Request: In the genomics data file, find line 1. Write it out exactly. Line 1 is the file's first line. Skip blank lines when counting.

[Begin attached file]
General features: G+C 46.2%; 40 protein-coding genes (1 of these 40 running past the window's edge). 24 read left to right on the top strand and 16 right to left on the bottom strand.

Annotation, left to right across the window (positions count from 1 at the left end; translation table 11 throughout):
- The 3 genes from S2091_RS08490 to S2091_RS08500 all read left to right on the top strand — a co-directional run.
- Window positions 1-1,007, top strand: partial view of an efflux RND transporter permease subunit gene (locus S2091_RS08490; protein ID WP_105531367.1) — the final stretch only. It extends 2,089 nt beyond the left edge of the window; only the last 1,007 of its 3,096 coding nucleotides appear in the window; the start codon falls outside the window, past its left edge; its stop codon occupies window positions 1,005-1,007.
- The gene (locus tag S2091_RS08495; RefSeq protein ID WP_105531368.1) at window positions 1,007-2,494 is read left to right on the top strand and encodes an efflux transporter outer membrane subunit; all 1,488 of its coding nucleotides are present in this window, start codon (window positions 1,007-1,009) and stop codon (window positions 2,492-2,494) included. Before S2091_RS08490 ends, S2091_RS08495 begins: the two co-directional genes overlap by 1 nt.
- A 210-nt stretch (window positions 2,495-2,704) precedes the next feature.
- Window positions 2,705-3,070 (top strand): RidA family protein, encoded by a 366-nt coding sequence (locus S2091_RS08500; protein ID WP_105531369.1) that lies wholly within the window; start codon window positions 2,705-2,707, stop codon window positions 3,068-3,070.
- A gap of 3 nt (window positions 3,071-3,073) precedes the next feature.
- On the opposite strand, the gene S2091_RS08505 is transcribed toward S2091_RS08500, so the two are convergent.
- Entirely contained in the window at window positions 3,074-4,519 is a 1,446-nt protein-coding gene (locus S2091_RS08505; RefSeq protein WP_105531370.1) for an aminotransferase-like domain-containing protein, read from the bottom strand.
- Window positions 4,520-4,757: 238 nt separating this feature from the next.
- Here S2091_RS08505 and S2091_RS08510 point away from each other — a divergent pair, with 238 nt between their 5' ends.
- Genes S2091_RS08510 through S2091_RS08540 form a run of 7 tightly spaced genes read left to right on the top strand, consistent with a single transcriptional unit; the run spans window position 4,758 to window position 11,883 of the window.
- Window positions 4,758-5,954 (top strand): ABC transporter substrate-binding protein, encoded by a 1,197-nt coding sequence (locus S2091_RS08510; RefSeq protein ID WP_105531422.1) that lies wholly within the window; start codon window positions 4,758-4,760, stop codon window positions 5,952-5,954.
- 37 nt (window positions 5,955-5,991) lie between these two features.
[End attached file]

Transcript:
General features: G+C 46.2%; 40 protein-coding genes (1 of these 40 running past the window's edge). 24 read left to right on the top strand and 16 right to left on the bottom strand.